• ECD is the average equivalent circular diameter of the tabular grains in micrometers and
    • t is the average thickness in micrometers of the tabular grains.

The average useful ECD of photographic emulsions can range up to about 10 micrometers, although in practice emulsion ECD's seldom exceed about 4 micrometers. Since both photographic speed and granularity increase with increasing ECD's, it is generally preferred to employ the smallest tabular grain ECD's compatible with achieving aim speed requirements.

Emulsion tabularity increases markedly with reductions in tabular grain thickness. It is generally preferred that aim tabular grain projected areas be satisfied by thin (t<0.2 micrometer) tabular grains. To achieve the lowest levels of granularity it is preferred that aim tabular grain projected areas be satisfied with ultrathin (t<0.06 micrometer) tabular grains. Tabular grain thicknesses typically range down to about 0.02 micrometer. However, still lower tabular grain thicknesses are contemplated. For example, Daubendiek et al U.S. Pat. No. 4,672,027 reports a 3 mole percent iodide tabular grain silver bromoiodide emulsion having a grain thickness of 0.017 micrometer. Ultrathin tabular grain high chloride emulsions are disclosed by Maskasky U.S. Pat. No. 5,217,858.

As noted above tabular grains of less than the specified thickness account for at least 50 percent of the total grain projected area of the emulsion. To maximize the advantages of high tabularity, it is generally preferred that tabular grains satisfying the stated thickness criterion account for the highest conveniently attainable percentage of the total grain projected area of the emulsion. For example, in preferred emulsions, tabular grains satisfying the stated thickness criteria above account for at least 70 percent of the total grain projected area. In the highest performance tabular grain emulsions, tabular grains satisfying the thickness criteria above account for at least 90 percent of total grain projected area.

Suitable tabular grain emulsions can be selected from among a variety of conventional teachings, such as those of the following: Research Disclosure, Item 22534, January 1983, published by Kenneth Mason Publications, Ltd., Emsworth, Hampshire PO10 7DD, England; U.S. Pat. Nos. 4,439,520; 4,414,310; 4,433,048; 4,643,966; 4,647,528; 4,665,012; 4,672,027; 4,678,745; 4,693,964; 4,713,320; 4,722,886; 4,755,456; 4,775,617; 4,797,354; 4,801,522; 4,806,461; 4,835,095; 4,853,322; 4,914,014; 4,962,015; 4,985,350; 5,061,069 and 5,061,616.

The combination of fogged grains, ETARC and, optionally, DARC of the invention is particularly well suited for use with the ‘low-developability’ silver halide imaging emulsions as described in U.S. Pat. No. 5,998,121.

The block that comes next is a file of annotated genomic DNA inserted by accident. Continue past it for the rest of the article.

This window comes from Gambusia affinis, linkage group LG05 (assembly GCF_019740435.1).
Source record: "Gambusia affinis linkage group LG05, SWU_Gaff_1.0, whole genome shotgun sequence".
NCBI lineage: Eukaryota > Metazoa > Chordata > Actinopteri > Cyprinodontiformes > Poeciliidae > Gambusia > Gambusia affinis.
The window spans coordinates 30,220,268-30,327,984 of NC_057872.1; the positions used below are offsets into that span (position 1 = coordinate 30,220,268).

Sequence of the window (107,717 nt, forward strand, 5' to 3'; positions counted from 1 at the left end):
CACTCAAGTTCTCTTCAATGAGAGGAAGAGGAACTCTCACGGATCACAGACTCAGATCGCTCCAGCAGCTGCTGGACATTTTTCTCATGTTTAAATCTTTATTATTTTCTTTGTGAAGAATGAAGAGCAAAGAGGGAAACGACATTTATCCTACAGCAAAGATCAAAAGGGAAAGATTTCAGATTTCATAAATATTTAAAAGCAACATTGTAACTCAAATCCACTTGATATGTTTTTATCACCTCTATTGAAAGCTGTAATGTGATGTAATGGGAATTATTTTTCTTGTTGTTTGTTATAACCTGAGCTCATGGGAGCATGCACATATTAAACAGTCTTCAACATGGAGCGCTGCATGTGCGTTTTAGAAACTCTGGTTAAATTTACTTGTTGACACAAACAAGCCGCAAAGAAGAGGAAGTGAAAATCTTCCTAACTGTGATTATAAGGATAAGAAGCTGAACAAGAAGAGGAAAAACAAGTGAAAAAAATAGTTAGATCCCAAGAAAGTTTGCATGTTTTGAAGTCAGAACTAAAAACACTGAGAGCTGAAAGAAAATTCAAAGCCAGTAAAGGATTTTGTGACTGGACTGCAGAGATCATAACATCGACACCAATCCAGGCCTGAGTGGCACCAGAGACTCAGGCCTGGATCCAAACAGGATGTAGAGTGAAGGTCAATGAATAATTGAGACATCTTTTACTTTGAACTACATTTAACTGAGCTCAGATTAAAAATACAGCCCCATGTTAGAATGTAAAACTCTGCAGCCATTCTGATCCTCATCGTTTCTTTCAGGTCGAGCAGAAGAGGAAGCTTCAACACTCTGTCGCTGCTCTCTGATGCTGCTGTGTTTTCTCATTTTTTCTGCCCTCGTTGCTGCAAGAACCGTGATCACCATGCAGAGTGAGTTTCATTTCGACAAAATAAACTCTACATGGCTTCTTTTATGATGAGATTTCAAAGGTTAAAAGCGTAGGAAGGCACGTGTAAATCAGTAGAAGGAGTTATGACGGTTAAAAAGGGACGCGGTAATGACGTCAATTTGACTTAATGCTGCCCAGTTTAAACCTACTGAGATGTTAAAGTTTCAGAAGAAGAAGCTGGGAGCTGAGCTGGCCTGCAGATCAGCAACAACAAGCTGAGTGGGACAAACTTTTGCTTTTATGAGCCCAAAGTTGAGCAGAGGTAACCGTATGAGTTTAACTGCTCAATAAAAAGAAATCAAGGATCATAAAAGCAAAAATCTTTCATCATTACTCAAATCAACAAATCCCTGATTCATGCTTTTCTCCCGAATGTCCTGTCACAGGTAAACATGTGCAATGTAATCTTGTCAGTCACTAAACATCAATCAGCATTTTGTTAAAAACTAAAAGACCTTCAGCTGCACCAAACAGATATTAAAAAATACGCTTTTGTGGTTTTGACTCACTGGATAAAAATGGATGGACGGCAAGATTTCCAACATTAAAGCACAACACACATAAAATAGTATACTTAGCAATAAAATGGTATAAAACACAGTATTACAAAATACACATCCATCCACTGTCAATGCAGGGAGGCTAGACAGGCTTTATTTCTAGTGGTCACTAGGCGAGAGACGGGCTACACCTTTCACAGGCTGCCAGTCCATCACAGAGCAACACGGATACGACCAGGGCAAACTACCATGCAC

The imaging emulsions utilized in the invention, which are preferably iodobromide, may contain “low fogging” silver halide grains, preferably tabular silver halide grains. One definition of a “low fogging” emulsion is a fully surface spectrochemically sensitized emulsion with a low ‘intrinsic fog level’, defined as the fraction (Dmin-base density) divided by its net maximum density (Dmax-base density). Base density is determined by subjecting samples to a fixing step before the normal color development process. Maximum density is achieved when samples are given sufficient exposure above Dmin such that 0.6 log E less exposure produces less than 6% density reduction. This is measured in a format that is coupler rich, meaning it contains greater than or sufficient coupler on a molar basis that can fully react with the amount of silver halide moles coated per unit area. To demonstrate ‘normal fog’ vs. ‘low fogging’ emulsions, an emulsion containing layer may comprise (all values in mg/m2) 430.4 mg Ag, 4304 mg gelatin, suitable surfactants, and 2 g tetraazaindene/mole of Ag, as well as a color forming coupler. As an example of a yellow record coupler, 1291 mg of Y-1 may be used in the emulsion layer; for a magenta record demonstration, 2077 mg of M-1 may be used and for a cyan record example, 602.6 mg of C-1 may be used. A nominal gel overcoat is typically used, for example, a 2690 mg gelatin overcoat hardened at 1.8% wt/wt hardener to total gelatin in the coating. A nominal time of development of 3′ 15″ in C-41 KODAK Color Negative Developer is used. A fully spectrochemically sensitized emulsion in this definition refers to one or more spectral sensitizing dyes being present that impart either cyan, magenta, or yellow spectral sensitization. Furthermore, the emulsion has been optimally chemically sensitized with a sulfiding agent such as sodium thiosulfate, a gold sensitizing agent such as potassium tetrachloroaurate, a reduction sensitizing agent such as stannous chloride or thiourea dioxide- or any two- or three-way combination of these three classes of chemical sensitizers.